characteristics, of known attacks and known anomalous network
traffic. When a match is recognized between current readings and a
signature, the IDS generates an alert.
A general weakness in the signature-based detection method is that a
signature must exist for an alert to be generated. Attacks that
generate different signatures from what the institution includes in
its IDS will not be detected. This problem can be particularly acute
if the institution does not continually update its signatures to
reflect lessons learned from attacks on itself and others, as well
as developments in attack tool technologies. It can also pose
problems when the signatures only address known attacks, rather than
both known attacks and anomalous traffic. Another general weakness
is in the capacity of the IDS to read traffic. If the IDS falls
behind in reading network traffic, traffic may be allowed to bypass
the IDS. That traffic may contain attacks that would otherwise cause
the IDS to issue an alert.
Proper placement of network IDS is a strategic decision determined
by the information the institution is trying to obtain. Placement
outside the firewall will deliver IDS alarms related to all attacks,
even those that are blocked by the firewall. With this information,
an institution can develop a picture of potential adversaries and
their expertise based on the probes they issue against the network.
Because the placement is meant to gain intelligence on attackers
rather than to alert on attacks, tuning generally makes the IDS less
sensitive than if it is placed inside the firewall. An IDS outside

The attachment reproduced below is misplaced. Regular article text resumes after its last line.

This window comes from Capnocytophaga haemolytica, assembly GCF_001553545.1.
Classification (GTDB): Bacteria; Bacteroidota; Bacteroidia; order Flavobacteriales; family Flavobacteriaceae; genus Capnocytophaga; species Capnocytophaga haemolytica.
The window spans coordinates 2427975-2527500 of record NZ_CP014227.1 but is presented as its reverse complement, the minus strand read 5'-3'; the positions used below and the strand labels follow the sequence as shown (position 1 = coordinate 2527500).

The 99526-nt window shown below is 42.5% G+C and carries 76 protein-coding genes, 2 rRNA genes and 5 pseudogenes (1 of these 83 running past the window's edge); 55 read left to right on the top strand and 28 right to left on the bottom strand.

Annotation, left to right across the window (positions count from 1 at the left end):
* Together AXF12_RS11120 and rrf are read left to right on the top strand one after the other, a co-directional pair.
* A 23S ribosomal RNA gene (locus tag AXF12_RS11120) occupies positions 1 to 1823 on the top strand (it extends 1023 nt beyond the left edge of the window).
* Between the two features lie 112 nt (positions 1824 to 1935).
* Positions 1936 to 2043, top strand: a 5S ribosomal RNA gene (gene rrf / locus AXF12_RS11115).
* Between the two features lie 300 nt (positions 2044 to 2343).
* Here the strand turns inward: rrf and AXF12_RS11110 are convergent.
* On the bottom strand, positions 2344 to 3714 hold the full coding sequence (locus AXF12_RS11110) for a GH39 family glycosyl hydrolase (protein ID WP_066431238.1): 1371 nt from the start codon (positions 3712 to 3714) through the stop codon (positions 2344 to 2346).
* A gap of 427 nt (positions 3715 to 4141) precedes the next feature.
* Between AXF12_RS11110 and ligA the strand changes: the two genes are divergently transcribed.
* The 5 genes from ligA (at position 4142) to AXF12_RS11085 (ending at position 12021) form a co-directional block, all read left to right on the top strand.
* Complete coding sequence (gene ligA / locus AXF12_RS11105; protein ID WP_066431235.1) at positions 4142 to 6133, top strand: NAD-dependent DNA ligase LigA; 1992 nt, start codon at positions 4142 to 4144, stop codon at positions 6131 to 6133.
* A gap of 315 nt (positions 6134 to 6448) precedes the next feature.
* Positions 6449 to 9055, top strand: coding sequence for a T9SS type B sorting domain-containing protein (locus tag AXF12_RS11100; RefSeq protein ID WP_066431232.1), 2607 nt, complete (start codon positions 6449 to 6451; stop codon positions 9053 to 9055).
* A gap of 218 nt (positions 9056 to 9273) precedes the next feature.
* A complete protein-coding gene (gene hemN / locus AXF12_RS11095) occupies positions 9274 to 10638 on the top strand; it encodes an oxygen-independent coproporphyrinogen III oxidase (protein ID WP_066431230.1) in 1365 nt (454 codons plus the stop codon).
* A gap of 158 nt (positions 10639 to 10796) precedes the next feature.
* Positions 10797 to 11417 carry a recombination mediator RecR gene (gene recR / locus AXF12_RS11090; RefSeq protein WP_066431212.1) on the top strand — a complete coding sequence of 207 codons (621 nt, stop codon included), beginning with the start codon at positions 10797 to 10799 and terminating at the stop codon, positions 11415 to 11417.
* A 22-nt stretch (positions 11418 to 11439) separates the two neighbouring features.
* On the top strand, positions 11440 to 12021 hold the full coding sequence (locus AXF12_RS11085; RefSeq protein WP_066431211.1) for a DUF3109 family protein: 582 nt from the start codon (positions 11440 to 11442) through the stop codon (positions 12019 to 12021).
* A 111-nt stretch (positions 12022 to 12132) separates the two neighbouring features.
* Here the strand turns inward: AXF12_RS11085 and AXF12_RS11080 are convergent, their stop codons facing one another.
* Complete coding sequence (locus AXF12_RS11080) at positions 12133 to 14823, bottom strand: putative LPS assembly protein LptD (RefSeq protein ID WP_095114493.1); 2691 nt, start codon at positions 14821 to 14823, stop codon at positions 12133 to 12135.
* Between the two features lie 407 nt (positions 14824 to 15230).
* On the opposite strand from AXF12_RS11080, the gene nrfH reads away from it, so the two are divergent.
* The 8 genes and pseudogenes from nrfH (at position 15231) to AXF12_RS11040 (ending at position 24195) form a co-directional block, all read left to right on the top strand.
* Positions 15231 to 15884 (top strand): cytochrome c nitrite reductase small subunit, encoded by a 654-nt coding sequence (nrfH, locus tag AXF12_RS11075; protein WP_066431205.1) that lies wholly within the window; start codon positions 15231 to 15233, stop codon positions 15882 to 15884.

the firewall will generally alert on the greatest number of
unsuccessful attacks. IDS monitoring behind the firewall is meant to
detect and alert on hostile intrusions. Multiple IDS units can be
used, with placement determined by the expected attack paths to
sensitive data. Generally speaking, the closer the IDS is to
sensitive data, the more important the tuning, monitoring, and
response to IDS alerts. The National Institute of Standards and
Technology (NIST) recommends network intrusion detection systems "at
any location where network traffic from external entities is allowed
to enter controlled or private networks."
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INTERNET PRIVACY - We continue
our series listing the regulatory-privacy examination questions.
When you answer the question each week, you will help ensure
compliance with the privacy regulations.
Content of Privacy Notice
14. Does the institution describe the following about its policies
and practices with respect to protecting the confidentiality and
security of nonpublic personal information:
a. who is authorized to have access to the information; and
b. whether security practices and policies are in place to ensure
the confidentiality of the information in accordance with the
institution's policy? [§6(c)(6)(ii)]
(Note: the institution is not required to describe technical
information about the safeguards used in this respect.)